5:37 PM – J-LAW!!!!! Ellen riffs on her dress looking like a traffic cone.

5:38 PM – Jared Leto is the most beautiful person here tonight!  He and McConaughey are both wearing white suit jackets.

5:40 PM – Ellen just said that if “12 Years a Slave” doesn’t win Best Picture, then everyone might be a racist.

“And now, please welcome our first white presenter, Anne Hathaway!!”

5:43 PM – The first award of the night – Best Supporting Actor!!! Who shall win???

And the winner is Jared Leto!!!!! Much deserved for Jared Leto!

5:44 PM – “To all the dreamers watching this out there tonight…I want to say, we are here…we’re thinking of you tonight. There’s so many people that helped me get here.” – Jared Leto

5:47 PM – “It’s so tiring being a nominee…it must be exhausting.” – Jim Carrey, obviously implying that he’s never been nominated for an Oscar.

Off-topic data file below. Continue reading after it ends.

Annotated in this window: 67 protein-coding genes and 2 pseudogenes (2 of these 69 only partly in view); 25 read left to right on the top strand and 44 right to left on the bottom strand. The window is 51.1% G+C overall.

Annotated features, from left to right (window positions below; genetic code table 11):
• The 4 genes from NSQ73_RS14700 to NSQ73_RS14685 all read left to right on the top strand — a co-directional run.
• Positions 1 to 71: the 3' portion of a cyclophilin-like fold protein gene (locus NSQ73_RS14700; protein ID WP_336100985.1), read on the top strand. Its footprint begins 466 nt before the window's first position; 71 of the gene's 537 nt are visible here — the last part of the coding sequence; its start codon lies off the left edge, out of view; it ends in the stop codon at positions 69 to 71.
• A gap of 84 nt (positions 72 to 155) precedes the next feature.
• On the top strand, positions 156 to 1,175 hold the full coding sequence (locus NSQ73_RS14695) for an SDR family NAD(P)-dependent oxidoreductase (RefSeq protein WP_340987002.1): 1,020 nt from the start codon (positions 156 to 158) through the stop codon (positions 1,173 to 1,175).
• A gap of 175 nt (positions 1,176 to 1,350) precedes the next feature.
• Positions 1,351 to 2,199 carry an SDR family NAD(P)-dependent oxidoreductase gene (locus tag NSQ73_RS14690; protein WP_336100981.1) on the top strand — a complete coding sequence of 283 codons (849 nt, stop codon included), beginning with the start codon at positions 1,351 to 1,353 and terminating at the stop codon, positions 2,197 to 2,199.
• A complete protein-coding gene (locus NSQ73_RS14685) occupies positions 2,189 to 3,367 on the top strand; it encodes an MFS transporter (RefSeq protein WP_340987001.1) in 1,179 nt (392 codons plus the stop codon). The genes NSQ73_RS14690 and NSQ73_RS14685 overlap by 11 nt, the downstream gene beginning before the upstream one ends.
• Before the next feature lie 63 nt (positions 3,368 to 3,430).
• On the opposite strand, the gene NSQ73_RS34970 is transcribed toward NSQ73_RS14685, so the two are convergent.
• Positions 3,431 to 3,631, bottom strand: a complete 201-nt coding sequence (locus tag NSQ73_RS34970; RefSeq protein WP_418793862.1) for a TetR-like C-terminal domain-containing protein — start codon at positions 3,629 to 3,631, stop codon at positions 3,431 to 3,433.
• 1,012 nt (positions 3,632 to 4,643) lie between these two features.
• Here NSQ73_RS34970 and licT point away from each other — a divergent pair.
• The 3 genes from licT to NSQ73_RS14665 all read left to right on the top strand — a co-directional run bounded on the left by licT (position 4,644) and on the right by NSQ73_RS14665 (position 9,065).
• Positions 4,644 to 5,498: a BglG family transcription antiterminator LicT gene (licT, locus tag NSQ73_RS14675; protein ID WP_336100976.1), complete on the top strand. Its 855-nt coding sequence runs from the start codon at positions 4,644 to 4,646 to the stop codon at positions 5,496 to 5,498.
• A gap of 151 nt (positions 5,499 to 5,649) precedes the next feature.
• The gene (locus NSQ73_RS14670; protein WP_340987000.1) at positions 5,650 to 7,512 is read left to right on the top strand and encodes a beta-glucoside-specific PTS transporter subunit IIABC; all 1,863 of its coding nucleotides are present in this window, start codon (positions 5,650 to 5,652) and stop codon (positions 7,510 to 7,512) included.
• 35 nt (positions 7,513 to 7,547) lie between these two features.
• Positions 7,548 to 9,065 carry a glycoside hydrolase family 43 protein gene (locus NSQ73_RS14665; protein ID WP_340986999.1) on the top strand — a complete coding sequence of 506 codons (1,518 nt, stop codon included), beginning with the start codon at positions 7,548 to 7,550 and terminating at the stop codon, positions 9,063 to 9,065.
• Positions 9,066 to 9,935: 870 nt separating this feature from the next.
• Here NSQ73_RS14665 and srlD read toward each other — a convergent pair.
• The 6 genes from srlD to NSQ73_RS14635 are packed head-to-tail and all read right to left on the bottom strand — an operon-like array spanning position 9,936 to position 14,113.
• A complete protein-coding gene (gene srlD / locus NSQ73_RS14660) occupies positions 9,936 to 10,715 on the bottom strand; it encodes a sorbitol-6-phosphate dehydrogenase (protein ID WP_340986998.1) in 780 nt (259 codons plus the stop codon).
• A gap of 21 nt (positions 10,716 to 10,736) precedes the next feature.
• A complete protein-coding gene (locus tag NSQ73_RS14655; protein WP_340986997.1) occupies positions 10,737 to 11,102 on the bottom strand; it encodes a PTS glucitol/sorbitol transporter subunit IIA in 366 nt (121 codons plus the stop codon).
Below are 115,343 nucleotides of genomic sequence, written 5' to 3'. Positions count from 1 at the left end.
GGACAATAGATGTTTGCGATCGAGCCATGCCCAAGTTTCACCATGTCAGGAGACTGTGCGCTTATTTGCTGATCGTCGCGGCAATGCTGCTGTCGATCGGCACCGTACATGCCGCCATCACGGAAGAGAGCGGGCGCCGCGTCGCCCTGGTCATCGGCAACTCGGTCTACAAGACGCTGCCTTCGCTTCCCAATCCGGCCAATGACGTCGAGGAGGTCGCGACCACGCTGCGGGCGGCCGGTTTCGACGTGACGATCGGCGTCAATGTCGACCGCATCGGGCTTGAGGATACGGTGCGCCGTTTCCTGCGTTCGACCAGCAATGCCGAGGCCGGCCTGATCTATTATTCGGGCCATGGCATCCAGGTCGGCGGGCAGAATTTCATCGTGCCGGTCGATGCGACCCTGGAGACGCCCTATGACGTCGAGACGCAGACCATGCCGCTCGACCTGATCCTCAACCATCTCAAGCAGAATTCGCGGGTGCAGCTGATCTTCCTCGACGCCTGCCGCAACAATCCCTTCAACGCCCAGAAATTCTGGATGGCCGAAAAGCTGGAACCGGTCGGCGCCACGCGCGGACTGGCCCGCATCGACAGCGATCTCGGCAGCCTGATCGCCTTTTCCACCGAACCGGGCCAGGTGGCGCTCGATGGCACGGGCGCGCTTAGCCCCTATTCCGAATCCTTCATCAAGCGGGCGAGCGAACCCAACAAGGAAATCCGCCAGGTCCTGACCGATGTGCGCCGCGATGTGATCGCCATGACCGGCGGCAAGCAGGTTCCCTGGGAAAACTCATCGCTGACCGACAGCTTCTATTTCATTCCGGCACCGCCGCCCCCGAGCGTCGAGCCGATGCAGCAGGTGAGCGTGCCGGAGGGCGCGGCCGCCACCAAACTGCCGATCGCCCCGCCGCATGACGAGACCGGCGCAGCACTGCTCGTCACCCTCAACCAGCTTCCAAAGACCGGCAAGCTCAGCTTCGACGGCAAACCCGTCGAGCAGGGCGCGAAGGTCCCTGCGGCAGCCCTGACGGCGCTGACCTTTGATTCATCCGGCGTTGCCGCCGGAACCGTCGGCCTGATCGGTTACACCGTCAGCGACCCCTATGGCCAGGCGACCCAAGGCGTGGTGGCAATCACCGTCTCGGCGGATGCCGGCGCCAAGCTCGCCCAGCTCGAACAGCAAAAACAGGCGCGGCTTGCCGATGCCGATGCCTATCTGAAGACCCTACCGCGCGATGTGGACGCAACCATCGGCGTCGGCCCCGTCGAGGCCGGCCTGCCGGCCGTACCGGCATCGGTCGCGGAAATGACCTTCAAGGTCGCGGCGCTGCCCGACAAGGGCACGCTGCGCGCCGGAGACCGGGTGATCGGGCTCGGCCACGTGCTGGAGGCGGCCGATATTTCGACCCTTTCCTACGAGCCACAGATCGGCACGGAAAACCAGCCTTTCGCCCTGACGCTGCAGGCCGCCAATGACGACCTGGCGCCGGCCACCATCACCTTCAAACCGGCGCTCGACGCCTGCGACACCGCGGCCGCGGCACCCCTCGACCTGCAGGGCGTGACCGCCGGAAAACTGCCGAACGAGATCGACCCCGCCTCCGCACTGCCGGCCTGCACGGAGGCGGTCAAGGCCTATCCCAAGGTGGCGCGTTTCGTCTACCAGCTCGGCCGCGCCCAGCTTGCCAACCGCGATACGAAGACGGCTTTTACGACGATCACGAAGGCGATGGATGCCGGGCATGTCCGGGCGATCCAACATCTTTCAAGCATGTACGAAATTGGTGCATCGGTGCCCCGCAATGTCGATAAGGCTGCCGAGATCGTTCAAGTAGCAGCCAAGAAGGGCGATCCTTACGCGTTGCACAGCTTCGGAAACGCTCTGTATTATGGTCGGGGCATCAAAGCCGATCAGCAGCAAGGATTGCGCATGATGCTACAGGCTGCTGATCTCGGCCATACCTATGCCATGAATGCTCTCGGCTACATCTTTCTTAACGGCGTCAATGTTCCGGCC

5:48 PM – A compilation of the animated films that have made an impact over time.

5:51 PM – Pharell singing his Oscar-nominated song “Happy” in that hat again. Why the hat?

5:57 PM – Best Costume Design is Catherine Martin for The Great Gatsby (She’s married to Baz Luhrmann, FYI).

6:01 PM – Best Makeup and Hair – “Dallas Buyers Club”

6:02 PM – Harrison Ford is presenting a look at the Best Picture nominees. He has a goatee for some odd reason.

6:05 PM – Channing Tatum was invited to this thing? Why? Let us never forget that he was in “Step Up”.

6:25 PM – Oh, I love this song from “Her”.  Karen O performing “The Moon Song”.